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Remington’s celeb status

Feb 15, 2021


Maggie Adler, Curator of Paintings, Sculpture, and Works on Paper

Part of  these categories:: Exhibitions, Collection

Frederic Remington made a reputation for himself as an illustrator and a painter. Not one to rest easy with his original success at illustrating and painting, Remington decided to try his hand at bronze sculpture—not exactly the simplest thing to teach yourself. With the help of the leading bronze foundries in the United States, most notably Roman Bronze Works, whose master craftsmen would be Remington’s collaborators for life, Remington created sculptures that have perhaps been even more celebrated than his paintings.

How did this happen? A lot might have to do with frequent cameo appearances. The Remington sculpture with the most celebrity status is Remington’s The Broncho Buster because a cast of it has been a constant Oval Office fixture through party shifts and for presidents of differing personalities and objectives.

Why does this work appeal to U.S. presidents both real and on TV? Good question. The cowboy mystique for some still stands as a symbol of self-sufficient, independent heroism—a kind of rugged individualism that can be considered an aspect of democracy. To others, it’s just a statement of manly hype. Interestingly, President Biden has opted for a more personal touch in his Oval Office. He is surrounded by family photographs and chose many portrait busts from the National Portrait Gallery to flank his desk including Rosa Parks and Cesar Chavez. One might assume he chose to show a more personal side rather than an “American type” as a statement of his idea that democracy is made up of not just one individualist but many individuals.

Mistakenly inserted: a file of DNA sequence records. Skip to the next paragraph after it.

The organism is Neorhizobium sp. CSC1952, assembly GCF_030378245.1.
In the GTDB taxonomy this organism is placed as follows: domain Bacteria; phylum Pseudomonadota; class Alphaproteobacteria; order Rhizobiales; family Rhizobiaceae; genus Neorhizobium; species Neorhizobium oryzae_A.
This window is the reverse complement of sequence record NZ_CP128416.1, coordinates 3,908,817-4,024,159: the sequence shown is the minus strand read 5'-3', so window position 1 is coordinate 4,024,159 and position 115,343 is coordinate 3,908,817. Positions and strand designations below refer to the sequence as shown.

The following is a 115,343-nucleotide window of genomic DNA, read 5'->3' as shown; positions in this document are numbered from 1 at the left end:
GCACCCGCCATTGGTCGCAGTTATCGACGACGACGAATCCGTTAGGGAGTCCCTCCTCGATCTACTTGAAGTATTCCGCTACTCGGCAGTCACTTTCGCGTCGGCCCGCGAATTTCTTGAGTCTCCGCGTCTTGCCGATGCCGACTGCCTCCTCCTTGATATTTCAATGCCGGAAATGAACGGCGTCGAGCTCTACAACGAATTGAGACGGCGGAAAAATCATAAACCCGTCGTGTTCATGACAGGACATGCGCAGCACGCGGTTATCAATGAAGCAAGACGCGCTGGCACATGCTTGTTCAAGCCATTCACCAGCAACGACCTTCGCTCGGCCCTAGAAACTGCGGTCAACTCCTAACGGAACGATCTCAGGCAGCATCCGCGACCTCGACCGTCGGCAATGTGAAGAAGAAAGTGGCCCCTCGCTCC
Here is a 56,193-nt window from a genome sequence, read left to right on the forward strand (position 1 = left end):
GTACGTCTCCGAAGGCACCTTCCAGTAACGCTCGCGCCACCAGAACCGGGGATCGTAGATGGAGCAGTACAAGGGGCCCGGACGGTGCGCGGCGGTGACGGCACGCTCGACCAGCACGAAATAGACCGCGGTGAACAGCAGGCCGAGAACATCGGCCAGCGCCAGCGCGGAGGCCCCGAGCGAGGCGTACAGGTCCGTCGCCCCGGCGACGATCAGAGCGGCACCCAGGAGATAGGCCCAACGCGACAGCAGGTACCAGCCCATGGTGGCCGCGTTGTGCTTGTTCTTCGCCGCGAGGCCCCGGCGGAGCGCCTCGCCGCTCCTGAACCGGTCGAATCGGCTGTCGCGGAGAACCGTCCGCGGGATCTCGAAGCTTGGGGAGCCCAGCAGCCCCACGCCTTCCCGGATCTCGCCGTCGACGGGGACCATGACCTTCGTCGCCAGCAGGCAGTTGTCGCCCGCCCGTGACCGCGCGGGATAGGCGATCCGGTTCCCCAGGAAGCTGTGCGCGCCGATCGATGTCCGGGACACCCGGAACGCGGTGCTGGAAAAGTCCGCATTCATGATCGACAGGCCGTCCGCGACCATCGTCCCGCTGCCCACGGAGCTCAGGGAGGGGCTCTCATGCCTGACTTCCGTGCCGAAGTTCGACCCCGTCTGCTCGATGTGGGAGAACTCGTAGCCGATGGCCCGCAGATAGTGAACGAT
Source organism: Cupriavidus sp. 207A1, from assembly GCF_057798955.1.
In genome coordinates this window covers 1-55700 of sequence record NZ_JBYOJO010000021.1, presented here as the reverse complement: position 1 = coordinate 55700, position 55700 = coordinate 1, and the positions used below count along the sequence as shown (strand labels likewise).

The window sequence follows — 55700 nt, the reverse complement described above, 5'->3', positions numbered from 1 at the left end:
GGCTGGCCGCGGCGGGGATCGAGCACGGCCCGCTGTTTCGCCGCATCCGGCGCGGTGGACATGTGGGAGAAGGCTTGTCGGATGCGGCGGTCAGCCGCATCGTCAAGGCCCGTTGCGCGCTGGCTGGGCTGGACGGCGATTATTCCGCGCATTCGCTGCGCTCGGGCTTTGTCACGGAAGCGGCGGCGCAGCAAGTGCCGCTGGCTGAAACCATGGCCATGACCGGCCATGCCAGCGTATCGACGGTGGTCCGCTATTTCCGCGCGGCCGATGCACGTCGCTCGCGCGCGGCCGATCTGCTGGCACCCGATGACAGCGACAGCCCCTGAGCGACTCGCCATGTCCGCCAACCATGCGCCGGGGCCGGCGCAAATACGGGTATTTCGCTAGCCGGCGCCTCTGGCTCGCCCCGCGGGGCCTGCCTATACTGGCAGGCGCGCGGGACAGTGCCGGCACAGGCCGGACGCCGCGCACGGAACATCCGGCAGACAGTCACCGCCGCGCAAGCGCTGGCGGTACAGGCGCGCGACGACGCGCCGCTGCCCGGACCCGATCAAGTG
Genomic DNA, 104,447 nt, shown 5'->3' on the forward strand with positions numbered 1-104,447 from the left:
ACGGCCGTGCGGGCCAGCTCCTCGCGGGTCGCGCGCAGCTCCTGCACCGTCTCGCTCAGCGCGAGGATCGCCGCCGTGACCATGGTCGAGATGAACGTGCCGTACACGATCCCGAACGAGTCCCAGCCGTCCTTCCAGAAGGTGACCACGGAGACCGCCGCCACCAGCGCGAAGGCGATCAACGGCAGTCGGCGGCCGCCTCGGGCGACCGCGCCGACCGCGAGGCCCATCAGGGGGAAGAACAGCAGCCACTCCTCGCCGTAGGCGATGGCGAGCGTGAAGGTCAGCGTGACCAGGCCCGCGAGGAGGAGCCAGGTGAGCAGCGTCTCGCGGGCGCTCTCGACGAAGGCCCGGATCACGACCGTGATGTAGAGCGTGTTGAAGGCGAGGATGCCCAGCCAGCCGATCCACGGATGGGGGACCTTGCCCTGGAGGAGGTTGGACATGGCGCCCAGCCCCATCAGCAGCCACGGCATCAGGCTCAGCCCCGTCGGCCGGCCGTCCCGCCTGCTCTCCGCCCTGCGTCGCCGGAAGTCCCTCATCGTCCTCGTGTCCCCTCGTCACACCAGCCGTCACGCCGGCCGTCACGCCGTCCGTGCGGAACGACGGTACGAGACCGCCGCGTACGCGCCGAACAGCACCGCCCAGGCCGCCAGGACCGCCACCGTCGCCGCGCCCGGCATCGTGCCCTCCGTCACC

Embed from Getty Images

Presidents George H.W. Bush, Barack Obama, George W. Bush, Bill Clinton, and Jimmy Carter in the Oval Office with Broncho Buster in the background.
Screenshot of the "West Wing" with actor Martin Sheen and a small version of "The Broncho Buster" in the background.

Screen capture by the author of the pilot episode of The West Wing—fictional President Bartlett in front of a copy of Gilbert Stuart’s George Washington and a miniature Broncho Buster.

The choice of Oval Office art is up to the president and their staff. Note that the fictional White House in the TV series The West Wing has an impossibly miniature version in the pilot that is later swapped out for a miniature Lincoln Memorial!

Fun fact: Official versions of this sculpture were sold in Remington’s time everywhere, from art galleries to department stores. That said, originals are very rare, so before you contact the Carter to find out if the one you bought in a convenience store is real, you might want to visit our FAQs!

Visitors can see The Broncho Buster at the Carter in the exhibition Mythmakers: The Art of Winslow Homer and Frederic Remington on view through February 28, 2021.